Ali Hassan Mwinyi
|Ali Hassan Mwinyi|
|2nd President of Tanzania|
5 November 1985 – 23 November 1995
|Prime Minister||Joseph Warioba (1985–90)
John Malecela (1990–94)
Cleopa Msuya (1994–95)
|Preceded by||Julius Nyerere|
|Succeeded by||Benjamin Mkapa|
|3rd President of Zanzibar|
30 January 1984 – 24 October 1985
|Preceded by||Aboud Jumbe|
|Succeeded by||Idris Abdul Wakil|
8 May 1925 |
Kivure, Pwani Region, Tanzania
|Spouse(s)||Siti Mwinyi (m. 1960)|
|Relations||Hussein Mwinyi (son)|
During Mwinyi's terms Tanzania took the first steps to reverse the socialist policies of Julius Nyerere.  He relaxed import restrictions and encouraged private enterprise. It was during his second term that multi-party politics were introduced under pressure from foreign donors. Often referred to as Mzee Rukhsa ("Everything goes"), he pushed for liberalization of morals, beliefs, values (without breaking the law) and the economy. He put these beliefs into practice by opposing religious fundamentalists who burned down pork butcheries; these were fanatics who claimed that eating pork contradicted their beliefs. He insisted that Tanzania was a free country and that individual freedom of beliefs was important.  Many argue that during Mwinyi's tenure the country was in transition from the failed socialist orientation of Julius Nyerere that brought its economy to its knees. It was during Mwinyi's administration that Tanzania made some of the crucial decisions towards the liberalization of its economy that paved the way for short-term economic growth .
Honours and awards
|Order of Mwalimu Julius Kambarage Nyerere||Tanzania||2011|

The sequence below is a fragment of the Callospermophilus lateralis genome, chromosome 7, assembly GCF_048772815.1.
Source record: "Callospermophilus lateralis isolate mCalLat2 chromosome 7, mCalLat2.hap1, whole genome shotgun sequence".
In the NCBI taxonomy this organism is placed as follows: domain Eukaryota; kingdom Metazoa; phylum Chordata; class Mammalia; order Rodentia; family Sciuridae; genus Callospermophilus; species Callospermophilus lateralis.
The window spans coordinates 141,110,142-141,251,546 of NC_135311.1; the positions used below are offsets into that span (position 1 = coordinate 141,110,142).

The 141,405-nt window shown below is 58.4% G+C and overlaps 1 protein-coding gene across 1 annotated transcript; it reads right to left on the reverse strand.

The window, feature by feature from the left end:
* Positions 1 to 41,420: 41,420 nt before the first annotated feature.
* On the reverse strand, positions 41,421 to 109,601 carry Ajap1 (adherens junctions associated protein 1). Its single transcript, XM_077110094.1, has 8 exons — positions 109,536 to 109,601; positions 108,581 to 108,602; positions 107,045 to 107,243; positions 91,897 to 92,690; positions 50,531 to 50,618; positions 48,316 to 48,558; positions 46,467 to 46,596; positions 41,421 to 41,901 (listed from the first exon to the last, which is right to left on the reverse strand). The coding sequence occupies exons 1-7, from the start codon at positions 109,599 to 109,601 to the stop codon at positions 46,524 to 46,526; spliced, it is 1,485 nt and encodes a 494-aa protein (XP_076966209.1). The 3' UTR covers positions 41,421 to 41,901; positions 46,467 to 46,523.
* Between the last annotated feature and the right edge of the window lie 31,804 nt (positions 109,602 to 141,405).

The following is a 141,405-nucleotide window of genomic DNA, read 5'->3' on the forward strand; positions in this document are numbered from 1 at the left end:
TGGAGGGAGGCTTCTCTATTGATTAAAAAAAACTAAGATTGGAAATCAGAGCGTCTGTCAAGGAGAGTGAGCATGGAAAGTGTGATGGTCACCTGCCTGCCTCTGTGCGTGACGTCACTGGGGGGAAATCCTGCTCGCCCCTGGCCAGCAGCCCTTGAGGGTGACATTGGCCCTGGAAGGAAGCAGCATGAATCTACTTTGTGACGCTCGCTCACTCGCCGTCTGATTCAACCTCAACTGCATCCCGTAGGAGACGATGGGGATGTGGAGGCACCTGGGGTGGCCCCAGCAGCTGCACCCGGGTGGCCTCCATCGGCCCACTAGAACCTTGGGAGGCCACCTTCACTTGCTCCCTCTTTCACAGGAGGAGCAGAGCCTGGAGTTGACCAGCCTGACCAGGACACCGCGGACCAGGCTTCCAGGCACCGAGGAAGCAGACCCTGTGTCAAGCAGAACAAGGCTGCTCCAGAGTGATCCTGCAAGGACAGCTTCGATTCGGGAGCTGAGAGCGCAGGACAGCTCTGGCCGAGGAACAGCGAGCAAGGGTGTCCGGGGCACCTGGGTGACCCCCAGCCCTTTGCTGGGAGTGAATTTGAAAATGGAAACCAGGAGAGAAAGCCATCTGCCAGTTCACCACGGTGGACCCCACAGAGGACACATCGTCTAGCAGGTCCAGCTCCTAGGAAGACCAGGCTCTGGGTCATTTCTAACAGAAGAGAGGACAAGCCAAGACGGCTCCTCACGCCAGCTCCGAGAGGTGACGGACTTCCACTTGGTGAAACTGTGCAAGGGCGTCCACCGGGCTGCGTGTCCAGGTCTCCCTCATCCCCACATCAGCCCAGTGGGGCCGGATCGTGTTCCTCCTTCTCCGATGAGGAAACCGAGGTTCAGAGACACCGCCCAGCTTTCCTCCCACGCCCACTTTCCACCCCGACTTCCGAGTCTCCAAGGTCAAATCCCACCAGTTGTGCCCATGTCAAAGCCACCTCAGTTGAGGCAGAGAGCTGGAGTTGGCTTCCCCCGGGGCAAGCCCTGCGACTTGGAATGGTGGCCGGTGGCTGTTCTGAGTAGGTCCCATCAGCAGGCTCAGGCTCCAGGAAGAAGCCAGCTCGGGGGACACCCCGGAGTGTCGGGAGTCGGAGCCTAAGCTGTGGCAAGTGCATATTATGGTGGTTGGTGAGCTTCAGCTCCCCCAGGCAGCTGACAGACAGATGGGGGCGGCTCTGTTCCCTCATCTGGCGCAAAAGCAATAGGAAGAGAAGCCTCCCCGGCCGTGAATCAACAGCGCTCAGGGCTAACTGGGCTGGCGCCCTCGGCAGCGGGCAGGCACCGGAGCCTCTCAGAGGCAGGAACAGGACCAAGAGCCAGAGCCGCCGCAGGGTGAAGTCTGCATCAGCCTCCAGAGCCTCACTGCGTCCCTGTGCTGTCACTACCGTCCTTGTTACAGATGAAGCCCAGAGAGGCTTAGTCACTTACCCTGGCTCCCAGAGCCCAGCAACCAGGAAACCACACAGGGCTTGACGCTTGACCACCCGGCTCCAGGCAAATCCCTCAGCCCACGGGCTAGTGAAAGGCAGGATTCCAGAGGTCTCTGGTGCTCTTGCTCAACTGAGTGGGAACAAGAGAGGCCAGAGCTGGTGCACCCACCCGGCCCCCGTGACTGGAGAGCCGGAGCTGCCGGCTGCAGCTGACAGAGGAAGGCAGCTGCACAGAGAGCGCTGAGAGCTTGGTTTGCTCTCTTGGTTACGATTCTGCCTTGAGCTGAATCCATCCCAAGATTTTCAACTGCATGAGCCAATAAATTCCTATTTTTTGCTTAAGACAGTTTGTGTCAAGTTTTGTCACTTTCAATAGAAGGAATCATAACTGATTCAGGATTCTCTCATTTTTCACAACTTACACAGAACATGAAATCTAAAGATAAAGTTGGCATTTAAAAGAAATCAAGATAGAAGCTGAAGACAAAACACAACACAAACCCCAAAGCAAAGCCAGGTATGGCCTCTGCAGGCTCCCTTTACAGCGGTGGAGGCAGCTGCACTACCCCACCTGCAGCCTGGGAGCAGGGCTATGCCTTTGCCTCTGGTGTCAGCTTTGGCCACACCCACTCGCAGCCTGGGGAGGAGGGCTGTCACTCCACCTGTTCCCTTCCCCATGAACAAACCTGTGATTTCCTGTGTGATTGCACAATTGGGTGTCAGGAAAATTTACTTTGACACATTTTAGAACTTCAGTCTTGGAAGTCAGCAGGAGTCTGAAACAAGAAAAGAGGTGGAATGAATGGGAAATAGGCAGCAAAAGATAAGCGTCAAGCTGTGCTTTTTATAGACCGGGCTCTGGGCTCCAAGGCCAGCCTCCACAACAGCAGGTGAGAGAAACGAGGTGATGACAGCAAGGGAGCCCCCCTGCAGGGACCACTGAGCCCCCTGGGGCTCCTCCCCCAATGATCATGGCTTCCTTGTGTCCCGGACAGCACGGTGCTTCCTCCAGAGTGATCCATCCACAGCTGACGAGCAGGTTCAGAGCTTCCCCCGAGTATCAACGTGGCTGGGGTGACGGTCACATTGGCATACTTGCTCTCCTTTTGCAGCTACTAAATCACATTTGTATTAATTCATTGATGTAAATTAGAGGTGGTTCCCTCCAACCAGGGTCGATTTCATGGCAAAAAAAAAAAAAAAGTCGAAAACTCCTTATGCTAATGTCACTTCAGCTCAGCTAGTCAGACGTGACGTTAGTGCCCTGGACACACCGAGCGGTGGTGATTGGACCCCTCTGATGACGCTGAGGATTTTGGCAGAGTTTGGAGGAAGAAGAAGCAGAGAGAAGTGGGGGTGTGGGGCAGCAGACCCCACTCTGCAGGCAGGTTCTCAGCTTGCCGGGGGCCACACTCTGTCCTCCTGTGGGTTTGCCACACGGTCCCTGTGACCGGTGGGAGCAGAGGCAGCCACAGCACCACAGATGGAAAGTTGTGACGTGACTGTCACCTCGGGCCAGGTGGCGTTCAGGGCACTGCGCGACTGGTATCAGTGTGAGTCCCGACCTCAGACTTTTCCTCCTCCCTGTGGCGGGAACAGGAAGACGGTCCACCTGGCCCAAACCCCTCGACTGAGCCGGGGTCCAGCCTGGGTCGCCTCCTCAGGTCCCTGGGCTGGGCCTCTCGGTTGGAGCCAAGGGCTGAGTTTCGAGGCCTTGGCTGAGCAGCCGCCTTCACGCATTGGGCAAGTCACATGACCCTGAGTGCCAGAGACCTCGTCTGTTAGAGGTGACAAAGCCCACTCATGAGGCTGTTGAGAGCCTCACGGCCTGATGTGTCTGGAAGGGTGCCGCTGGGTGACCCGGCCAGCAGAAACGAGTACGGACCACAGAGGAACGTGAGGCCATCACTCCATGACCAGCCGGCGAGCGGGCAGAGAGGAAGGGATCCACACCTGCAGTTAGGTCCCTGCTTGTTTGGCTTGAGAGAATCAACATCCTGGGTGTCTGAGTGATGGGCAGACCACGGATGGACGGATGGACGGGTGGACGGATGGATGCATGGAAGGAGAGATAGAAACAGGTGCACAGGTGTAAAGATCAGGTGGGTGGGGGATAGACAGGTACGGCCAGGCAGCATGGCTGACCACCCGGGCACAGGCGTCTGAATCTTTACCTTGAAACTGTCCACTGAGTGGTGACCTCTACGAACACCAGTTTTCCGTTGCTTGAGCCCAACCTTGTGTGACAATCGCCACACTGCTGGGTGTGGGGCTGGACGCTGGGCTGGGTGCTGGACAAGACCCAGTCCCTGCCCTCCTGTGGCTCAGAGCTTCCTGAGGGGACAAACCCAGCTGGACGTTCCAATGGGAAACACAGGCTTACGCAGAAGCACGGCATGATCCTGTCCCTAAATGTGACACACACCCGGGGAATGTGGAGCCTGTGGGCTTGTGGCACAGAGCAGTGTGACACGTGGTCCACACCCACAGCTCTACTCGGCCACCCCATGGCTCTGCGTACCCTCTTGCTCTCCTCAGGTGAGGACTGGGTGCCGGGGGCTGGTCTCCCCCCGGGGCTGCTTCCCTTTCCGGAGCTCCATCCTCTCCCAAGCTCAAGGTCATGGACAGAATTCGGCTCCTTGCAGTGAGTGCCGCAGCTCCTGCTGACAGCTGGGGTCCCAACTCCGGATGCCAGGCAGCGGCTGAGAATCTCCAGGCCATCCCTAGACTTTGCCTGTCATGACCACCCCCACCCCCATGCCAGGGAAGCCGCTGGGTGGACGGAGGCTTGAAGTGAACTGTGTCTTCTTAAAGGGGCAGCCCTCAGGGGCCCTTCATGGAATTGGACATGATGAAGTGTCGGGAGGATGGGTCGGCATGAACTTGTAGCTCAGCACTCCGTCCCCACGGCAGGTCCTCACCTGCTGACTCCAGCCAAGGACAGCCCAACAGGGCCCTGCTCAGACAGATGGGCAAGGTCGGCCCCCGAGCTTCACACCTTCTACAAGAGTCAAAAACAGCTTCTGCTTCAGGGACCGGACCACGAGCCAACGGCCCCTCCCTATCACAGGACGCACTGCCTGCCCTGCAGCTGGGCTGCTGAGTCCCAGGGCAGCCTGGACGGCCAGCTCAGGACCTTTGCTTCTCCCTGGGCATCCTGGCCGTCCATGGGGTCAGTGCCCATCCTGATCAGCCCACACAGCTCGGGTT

|The Open University of Tanzania||Tanzania||Doctor of Letters||2012|
|The East African University||Kenya||Doctor of Philosophy in Business Management||2013|
- Ali Hassan Mwinyi Road, one of the major roads in Dar es Salaam
- Ali Hassan Mwinyi Stadium, Tabora
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Ali Hassan Mwinyi
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|Media from Commons|
|Data from Wikidata|
- Europa Publications (2003). The International Who's Who 2004. Routledge. p. 1193. ISBN 1-85743-217-7.
- Brennan, James R.; Burton, Andrew (2007). Dar es Salaam: histories from an emerging African metropolis. African Books Collective. p. 252. ISBN 9987-449-70-0.
- Cowen, Michael; Laakso, Liisa (2002). Multi-party elections in Africa. James Currey. p. 295. ISBN 0-85255-843-0.
- "Why OUT awarded Mzee Ruksa a honorary degree". IPP Media. 24 March 2012. Retrieved 7 February 2013.
- "Former President Mwinyi conferred with PhD". in2eastafrica.net. 2 June 2013. Retrieved 12 November 2014.
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